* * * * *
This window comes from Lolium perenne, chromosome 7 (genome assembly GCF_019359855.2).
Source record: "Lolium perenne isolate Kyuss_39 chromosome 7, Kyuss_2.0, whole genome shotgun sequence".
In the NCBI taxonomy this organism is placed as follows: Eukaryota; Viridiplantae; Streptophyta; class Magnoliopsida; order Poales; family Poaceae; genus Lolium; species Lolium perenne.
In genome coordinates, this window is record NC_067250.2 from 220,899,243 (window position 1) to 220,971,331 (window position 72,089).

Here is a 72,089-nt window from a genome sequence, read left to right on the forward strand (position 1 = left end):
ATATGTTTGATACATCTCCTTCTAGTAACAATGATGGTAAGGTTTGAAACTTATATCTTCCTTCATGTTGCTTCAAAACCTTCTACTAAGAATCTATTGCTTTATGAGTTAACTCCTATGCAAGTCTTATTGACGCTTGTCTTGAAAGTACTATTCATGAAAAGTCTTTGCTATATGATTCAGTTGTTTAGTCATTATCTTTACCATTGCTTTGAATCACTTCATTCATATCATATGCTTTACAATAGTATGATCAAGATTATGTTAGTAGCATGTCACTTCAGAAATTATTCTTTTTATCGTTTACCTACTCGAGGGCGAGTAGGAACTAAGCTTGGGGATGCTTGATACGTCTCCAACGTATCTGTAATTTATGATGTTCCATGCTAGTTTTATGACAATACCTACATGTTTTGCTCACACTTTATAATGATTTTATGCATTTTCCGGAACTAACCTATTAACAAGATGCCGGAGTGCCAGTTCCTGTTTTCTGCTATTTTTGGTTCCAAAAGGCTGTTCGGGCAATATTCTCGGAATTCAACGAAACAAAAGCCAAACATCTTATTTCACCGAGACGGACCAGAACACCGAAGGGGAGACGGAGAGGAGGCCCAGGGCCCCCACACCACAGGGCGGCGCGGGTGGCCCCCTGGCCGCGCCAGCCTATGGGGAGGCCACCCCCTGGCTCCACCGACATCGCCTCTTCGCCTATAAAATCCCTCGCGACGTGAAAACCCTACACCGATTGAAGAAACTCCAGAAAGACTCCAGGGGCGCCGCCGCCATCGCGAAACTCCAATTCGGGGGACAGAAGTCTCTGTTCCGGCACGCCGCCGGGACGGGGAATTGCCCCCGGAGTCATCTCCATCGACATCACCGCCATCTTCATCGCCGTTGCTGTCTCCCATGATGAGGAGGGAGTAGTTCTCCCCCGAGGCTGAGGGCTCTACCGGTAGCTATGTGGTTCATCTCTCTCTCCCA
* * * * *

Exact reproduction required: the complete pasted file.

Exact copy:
This window comes from Lolium perenne, chromosome 7 (genome assembly GCF_019359855.2).
Source record: "Lolium perenne isolate Kyuss_39 chromosome 7, Kyuss_2.0, whole genome shotgun sequence".
In the NCBI taxonomy this organism is placed as follows: Eukaryota; Viridiplantae; Streptophyta; class Magnoliopsida; order Poales; family Poaceae; genus Lolium; species Lolium perenne.
In genome coordinates, this window is record NC_067250.2 from 220,899,243 (window position 1) to 220,971,331 (window position 72,089).

Here is a 72,089-nt window from a genome sequence, read left to right on the forward strand (position 1 = left end):
ATATGTTTGATACATCTCCTTCTAGTAACAATGATGGTAAGGTTTGAAACTTATATCTTCCTTCATGTTGCTTCAAAACCTTCTACTAAGAATCTATTGCTTTATGAGTTAACTCCTATGCAAGTCTTATTGACGCTTGTCTTGAAAGTACTATTCATGAAAAGTCTTTGCTATATGATTCAGTTGTTTAGTCATTATCTTTACCATTGCTTTGAATCACTTCATTCATATCATATGCTTTACAATAGTATGATCAAGATTATGTTAGTAGCATGTCACTTCAGAAATTATTCTTTTTATCGTTTACCTACTCGAGGGCGAGTAGGAACTAAGCTTGGGGATGCTTGATACGTCTCCAACGTATCTGTAATTTATGATGTTCCATGCTAGTTTTATGACAATACCTACATGTTTTGCTCACACTTTATAATGATTTTATGCATTTTCCGGAACTAACCTATTAACAAGATGCCGGAGTGCCAGTTCCTGTTTTCTGCTATTTTTGGTTCCAAAAGGCTGTTCGGGCAATATTCTCGGAATTCAACGAAACAAAAGCCAAACATCTTATTTCACCGAGACGGACCAGAACACCGAAGGGGAGACGGAGAGGAGGCCCAGGGCCCCCACACCACAGGGCGGCGCGGGTGGCCCCCTGGCCGCGCCAGCCTATGGGGAGGCCACCCCCTGGCTCCACCGACATCGCCTCTTCGCCTATAAAATCCCTCGCGACGTGAAAACCCTACACCGATTGAAGAAACTCCAGAAAGACTCCAGGGGCGCCGCCGCCATCGCGAAACTCCAATTCGGGGGACAGAAGTCTCTGTTCCGGCACGCCGCCGGGACGGGGAATTGCCCCCGGAGTCATCTCCATCGACATCACCGCCATCTTCATCGCCGTTGCTGTCTCCCATGATGAGGAGGGAGTAGTTCTCCCCCGAGGCTGAGGGCTCTACCGGTAGCTATGTGGTTCATCTCTCTCTCCCA